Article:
Sports Parenting: Women In Short Supply In Coaching Ranks

By Jack Perry
The Providence Journal, R.I.

WWR Article Summary (tl;dr) This article takes a look at the shortage of women’s coaches in youth athletics. Bottom line, when it comes to coaching, it’s not often you see a woman calling the shots.

The Providence Journal, R.I.

Youth sports is a man’s world — at least along the sidelines.

Whether the game is being played by boys or girls, or boys and girls, the adult pacing the sideline and shouting instructions, the coach, is usually a man.

Would girls benefit from having more female coaches?

At least one reader thinks so.

“My granddaughter has played three middle school sports and three high school sports and I don’t think she’s ever had a female coach,” he writes in an email. “I really think that young girls (women, people) would benefit from having an adult of the same sex to talk with about growing up issues, boyfriend, etc.”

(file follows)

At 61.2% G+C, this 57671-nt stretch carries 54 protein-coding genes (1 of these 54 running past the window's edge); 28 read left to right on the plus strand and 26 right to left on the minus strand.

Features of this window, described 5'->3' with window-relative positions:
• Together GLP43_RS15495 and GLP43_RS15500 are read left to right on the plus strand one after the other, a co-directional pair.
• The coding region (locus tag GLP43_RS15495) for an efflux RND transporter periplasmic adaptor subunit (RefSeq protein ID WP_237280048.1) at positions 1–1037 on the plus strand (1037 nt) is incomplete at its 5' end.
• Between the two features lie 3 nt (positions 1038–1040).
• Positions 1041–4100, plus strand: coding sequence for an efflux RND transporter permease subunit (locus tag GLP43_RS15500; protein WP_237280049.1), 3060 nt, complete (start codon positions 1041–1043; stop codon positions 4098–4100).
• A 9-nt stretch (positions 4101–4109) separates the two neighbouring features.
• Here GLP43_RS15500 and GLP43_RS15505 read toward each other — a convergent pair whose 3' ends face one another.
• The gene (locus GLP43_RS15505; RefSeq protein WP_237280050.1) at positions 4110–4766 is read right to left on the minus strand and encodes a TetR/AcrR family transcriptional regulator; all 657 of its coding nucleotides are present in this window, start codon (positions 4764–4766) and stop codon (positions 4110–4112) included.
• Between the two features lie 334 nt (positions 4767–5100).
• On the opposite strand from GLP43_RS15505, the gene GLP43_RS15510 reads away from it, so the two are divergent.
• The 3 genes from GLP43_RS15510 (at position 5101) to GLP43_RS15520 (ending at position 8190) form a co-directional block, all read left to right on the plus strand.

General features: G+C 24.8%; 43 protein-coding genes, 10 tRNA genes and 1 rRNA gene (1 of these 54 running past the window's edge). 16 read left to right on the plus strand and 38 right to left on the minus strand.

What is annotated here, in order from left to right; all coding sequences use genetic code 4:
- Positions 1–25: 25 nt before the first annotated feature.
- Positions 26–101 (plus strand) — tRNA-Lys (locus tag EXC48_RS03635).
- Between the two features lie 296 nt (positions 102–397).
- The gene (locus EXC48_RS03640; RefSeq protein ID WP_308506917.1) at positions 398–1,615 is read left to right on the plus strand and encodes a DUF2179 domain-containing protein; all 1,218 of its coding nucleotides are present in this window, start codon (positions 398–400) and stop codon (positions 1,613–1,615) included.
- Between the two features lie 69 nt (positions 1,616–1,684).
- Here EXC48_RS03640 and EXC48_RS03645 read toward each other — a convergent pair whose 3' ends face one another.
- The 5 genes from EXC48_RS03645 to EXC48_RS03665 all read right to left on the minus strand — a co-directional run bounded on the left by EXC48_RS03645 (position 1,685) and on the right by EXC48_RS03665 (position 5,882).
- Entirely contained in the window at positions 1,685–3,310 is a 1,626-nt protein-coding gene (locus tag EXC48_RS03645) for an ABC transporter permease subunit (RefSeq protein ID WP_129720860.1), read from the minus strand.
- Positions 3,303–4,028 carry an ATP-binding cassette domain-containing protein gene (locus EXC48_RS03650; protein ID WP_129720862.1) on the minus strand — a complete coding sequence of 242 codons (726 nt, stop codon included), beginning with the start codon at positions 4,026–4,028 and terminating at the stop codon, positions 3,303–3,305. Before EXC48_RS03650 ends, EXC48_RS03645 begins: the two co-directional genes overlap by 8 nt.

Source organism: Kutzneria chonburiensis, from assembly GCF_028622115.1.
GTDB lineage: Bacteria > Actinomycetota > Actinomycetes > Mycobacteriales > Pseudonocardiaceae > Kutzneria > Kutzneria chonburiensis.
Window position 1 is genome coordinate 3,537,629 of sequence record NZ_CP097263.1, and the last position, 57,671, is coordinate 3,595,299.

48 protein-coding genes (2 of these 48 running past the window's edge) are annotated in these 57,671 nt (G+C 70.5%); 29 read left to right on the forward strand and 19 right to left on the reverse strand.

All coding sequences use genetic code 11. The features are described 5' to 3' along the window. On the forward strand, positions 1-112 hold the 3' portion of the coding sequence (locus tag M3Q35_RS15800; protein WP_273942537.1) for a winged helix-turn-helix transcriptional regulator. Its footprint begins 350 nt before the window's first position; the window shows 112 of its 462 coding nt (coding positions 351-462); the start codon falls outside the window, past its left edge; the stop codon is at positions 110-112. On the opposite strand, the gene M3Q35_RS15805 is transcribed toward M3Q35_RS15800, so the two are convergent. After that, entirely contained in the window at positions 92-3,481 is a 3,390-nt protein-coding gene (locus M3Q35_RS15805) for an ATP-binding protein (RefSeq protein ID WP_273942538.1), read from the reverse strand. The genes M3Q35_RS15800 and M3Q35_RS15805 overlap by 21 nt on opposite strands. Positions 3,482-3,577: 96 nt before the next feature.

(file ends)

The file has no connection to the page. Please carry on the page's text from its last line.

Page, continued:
He didn’t want his name used, because he didn’t want to be seen as criticizing his granddaughter’s coaches, none of whom did anything wrong, he said, but I thought he raised an issue worth exploring.

Yes, it would be great to see more women in coaching, say three women involved in sports and surveyed for this column, but they stressed that any coach, regardless of gender, must know the sport and how to coach.

“I think it’s important for girls to see women in the position of authority and to recognize that women have that level of skill and expertise,” says Melissa Perkins-Banas, a cross country coach and a clinical neuropsychologist who specializes in sports neuropsychology. “I think it can be helpful to have a good, strong role model.”

A shortage of coaching role models from previous generations is one reason there aren’t more women on the sidelines today, says Katie Cameron, the head swimming and diving coach at Bryant University.

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